Barton and Inhofe

PZ Myers is being a bit “the glass is half empty”, but Joe Barton will no longer chair the Committee on Energy and Commerce and James Inhofe will no longer chair the Environment and Public Works Committee. That’s good news for science.

And I can’t resist sharing John Lott’s predictions:


The Republicans are going to keep the House and the Senate. My guess is that the Republicans will lose 12 seats in the House and no more than 1 in the Senate. I would not be surprised that Republicans break even or even pick up one seat in the Senate. I think that Republicans will lose Ohio, but could pick up Michigan and even more likely Maryland. A Steele in Maryland win will make the evening a great one all by itself.

Comments

  1. #1 coturnix
    November 8, 2006

    A sorry Lott…

  2. #2 Mark [Section 15]
    November 9, 2006

    More errant number crunching from Lott… Maybe not enough GOP candidates were packing conceal and carry weapons? They deter Dems from voting don’t you know. ;)

  3. #3 duggie
    November 9, 2006

    well, a lot of people were predicting republican victory. lott’s post is only notable for schadenfreude purposes.

    your post is missing a few words after “Inhofe” *[Oops. Fixed Tim]*

  4. #4 Carl Christensen
    November 9, 2006

    HAHA, such vermin should be first up against the wall! ;-)

  5. #5 Jack Lacton
    November 9, 2006

    Lott missed by a lott and was not in step with GOP analysts who predicted a loss of the House in the order of 28 seats and a narrow victory in the Senate, which was a narrow loss. A few thousand votes either way and they’re on the money. Bush seems to be playing along with people at the moment saying things like he thought they’d win so it “shows what I know.”

    However, once the euphoria of victory dies down there are going to be some serious issues to face. Firstly, the Democratic leadership is completely out of step with the American public, which voted in a large number of ‘conservative’ Democrats that don’t agree with Pelosi, Rangel etc. Second up, for a so-called referendum on the Iraq War the cut and run brigade were soundly defeated with the success of Joe Lieberman and the loss of Maryland for the Republicans. In fact, a very telling survey was done by the NYT last week showing that people were overwhelmingly unhappy with the war, which was the lead story from that paper, of course. What was fascinating was that only 20% of respondents believed that pulling out of Iraq was the correct strategy and that what the vast majority wanted was MORE troops in Iraq in order to get the job done!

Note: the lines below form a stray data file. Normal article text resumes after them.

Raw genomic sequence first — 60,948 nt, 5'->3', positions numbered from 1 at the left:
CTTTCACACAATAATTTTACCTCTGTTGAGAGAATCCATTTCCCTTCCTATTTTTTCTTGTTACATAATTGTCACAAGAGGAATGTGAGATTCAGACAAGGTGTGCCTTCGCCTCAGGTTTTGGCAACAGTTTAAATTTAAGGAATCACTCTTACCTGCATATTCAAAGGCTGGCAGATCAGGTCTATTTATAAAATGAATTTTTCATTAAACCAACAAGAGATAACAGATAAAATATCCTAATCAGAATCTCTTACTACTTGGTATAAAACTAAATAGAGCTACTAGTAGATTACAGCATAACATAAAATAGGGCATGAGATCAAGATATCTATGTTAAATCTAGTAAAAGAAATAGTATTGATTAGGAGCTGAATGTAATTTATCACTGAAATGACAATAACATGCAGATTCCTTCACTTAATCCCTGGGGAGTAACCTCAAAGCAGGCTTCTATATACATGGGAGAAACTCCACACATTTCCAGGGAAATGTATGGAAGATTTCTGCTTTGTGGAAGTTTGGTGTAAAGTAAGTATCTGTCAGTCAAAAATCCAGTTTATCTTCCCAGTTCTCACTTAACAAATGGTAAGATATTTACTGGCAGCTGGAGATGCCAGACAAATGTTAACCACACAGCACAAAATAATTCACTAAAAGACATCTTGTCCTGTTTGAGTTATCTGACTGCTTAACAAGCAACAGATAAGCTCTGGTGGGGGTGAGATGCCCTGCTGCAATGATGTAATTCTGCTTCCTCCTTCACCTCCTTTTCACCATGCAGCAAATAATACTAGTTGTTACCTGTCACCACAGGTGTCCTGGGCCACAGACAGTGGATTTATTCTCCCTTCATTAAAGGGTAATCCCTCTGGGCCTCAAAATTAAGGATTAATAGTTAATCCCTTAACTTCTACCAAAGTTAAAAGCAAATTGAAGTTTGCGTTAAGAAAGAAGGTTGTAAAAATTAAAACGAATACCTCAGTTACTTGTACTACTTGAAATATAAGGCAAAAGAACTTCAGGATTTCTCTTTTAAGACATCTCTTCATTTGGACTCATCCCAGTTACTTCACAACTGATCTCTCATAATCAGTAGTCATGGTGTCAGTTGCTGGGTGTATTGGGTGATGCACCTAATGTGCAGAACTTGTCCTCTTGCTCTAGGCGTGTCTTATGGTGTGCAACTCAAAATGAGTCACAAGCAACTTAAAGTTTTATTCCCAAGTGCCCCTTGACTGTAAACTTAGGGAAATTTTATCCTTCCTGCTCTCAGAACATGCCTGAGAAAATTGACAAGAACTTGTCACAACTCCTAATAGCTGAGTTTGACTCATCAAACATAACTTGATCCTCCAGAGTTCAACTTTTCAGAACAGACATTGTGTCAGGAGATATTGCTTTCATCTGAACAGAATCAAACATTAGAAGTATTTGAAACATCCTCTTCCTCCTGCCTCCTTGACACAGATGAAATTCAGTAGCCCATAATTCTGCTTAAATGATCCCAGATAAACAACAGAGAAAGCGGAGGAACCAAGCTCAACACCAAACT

The Democrats have a large number of very narrow margin seats in the House that will be at risk in 2008 if they can’t present as a united front.

  6. #6 Abe G.
    November 9, 2006

    Please. The only people who were expecting a Republican victory were ideologues who had convinced themselves–without any evidence whatsoever–that the polls were a bunch of junk. They ignored the evidence that they were losing, just as they ignore the evidence that Iraq is a de facto civil war.

    They didn’t believe in the science of polling and they woke up to reality Tuesday night.

    As to Jack’s post, pure and utter nonsense. First, while a few moderate Republicans were elected, Webb, Schuler and a couple of others, lots of progressive made inroads. Sherrod Brown kicked out Dewine–Mckaskill booted Talent (where the science of embryonic stem cells helped propel her to victory).

    As for Jack’s Iraq poll, I believe he misread it. A majority of Americans want to begin a withrdrawal. This has been confirmed by multiple polls for a long time now.

    Republicans have to defend 22 senate seats in 2008. There could be real bloodshed if president Bush doesn’t get something positive done.

    In the end, science will bite Republicans. And it is all so well deserved.

  7. #7 John Lott
    November 9, 2006

    I have rechecked the numbers and stand by my original predictions as being 100% correct.

  8. #8 Jeff Harvey
    November 9, 2006

    Jack, and what about Iraqis? What do they want? Or does that matter? I am sure that polls conducted in Nazi Germany during the Second World War would have found a majority of Germans supporting the German occupations of France, Holland, Norway, Belgium etc. But what would polls in the occupied countries have revealed? Probably that huge majorities wanted the Germans out immediately. A recent poll in Iraq suggested that, with the exception of the Kurds, the vast majority (> 70%) of Shias and Sunnis want the US-UK forces out of their country asap. Heck, the majority of Shias and Sunnis also supported attacks on coalition troops.